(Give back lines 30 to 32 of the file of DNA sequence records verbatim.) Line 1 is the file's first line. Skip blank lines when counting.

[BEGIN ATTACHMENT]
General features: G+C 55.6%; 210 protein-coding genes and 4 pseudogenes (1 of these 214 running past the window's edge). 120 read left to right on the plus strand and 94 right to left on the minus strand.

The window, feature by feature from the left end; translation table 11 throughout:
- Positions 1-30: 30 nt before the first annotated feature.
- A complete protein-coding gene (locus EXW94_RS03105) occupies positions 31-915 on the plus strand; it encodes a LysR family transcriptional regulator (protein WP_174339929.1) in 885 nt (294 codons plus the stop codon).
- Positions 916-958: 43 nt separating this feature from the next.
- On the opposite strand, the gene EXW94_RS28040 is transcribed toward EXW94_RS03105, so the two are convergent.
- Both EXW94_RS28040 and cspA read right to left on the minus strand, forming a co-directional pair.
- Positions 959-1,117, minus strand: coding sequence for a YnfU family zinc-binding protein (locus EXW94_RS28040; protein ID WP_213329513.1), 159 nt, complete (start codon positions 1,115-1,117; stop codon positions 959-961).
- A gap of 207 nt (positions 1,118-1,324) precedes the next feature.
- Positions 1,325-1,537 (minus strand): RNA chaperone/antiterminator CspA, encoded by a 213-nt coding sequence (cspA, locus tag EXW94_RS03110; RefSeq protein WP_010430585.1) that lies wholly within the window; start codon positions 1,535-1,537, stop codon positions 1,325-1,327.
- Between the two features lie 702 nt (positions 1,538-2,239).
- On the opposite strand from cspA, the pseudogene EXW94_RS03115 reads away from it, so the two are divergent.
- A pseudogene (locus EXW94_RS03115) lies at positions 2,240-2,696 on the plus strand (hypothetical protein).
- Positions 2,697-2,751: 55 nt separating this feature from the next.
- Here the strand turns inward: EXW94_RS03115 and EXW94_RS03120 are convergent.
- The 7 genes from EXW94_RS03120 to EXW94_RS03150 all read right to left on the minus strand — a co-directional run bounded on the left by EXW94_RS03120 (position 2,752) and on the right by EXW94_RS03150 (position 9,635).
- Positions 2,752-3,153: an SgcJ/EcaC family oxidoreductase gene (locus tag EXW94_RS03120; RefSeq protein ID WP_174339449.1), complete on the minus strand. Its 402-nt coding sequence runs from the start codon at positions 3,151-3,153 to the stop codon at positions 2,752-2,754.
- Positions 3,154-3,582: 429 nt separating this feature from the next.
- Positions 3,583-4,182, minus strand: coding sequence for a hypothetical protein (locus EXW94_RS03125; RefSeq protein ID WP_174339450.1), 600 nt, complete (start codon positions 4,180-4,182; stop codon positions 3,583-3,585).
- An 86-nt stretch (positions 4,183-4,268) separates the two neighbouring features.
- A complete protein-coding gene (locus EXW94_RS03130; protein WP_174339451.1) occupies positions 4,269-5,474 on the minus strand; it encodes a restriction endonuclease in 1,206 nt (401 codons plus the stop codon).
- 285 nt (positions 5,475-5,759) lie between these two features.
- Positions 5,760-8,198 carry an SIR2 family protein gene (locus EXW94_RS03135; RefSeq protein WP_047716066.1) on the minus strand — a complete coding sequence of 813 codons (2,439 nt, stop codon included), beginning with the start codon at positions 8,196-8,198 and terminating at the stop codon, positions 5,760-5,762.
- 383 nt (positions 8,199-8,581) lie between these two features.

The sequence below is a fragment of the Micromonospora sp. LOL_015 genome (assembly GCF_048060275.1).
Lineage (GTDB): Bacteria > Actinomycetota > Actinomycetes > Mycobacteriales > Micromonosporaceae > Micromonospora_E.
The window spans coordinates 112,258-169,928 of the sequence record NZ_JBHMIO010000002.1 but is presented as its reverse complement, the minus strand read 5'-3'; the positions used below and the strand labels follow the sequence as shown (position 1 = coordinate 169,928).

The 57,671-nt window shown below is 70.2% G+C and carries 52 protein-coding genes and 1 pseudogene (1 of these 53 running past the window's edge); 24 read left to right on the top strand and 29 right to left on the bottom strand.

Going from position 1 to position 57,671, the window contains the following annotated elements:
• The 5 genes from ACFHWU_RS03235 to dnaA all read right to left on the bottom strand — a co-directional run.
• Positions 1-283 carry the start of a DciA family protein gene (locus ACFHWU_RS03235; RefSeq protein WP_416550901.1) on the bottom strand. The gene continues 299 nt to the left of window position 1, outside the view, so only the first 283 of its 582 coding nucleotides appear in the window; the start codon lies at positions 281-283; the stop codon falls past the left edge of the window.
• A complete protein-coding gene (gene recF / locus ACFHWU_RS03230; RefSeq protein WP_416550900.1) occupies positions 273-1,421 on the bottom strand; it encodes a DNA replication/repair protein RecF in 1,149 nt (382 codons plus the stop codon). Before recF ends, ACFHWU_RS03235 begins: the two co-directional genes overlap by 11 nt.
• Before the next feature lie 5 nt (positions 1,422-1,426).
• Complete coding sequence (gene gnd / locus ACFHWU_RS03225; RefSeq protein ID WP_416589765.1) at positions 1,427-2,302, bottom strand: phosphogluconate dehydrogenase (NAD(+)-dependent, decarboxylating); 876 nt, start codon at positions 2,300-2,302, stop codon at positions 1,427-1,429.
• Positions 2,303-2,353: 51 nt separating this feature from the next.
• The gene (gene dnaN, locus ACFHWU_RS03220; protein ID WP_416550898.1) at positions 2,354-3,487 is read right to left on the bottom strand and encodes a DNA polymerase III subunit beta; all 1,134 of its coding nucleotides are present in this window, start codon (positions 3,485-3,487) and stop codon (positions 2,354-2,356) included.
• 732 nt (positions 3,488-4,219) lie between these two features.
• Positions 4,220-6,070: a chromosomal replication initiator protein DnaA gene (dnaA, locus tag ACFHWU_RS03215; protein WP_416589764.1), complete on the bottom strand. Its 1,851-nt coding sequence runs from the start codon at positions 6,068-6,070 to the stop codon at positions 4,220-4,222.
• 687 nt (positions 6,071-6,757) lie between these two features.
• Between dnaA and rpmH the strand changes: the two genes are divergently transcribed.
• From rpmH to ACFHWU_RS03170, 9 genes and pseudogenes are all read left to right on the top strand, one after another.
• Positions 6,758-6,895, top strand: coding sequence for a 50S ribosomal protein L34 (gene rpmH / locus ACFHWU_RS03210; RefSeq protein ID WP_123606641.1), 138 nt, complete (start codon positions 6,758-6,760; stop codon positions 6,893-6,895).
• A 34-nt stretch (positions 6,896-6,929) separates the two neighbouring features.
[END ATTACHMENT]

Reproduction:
• The 5 genes from ACFHWU_RS03235 to dnaA all read right to left on the bottom strand — a co-directional run.
• Positions 1-283 carry the start of a DciA family protein gene (locus ACFHWU_RS03235; RefSeq protein WP_416550901.1) on the bottom strand. The gene continues 299 nt to the left of window position 1, outside the view, so only the first 283 of its 582 coding nucleotides appear in the window; the start codon lies at positions 281-283; the stop codon falls past the left edge of the window.
• A complete protein-coding gene (gene recF / locus ACFHWU_RS03230; RefSeq protein WP_416550900.1) occupies positions 273-1,421 on the bottom strand; it encodes a DNA replication/repair protein RecF in 1,149 nt (382 codons plus the stop codon). Before recF ends, ACFHWU_RS03235 begins: the two co-directional genes overlap by 11 nt.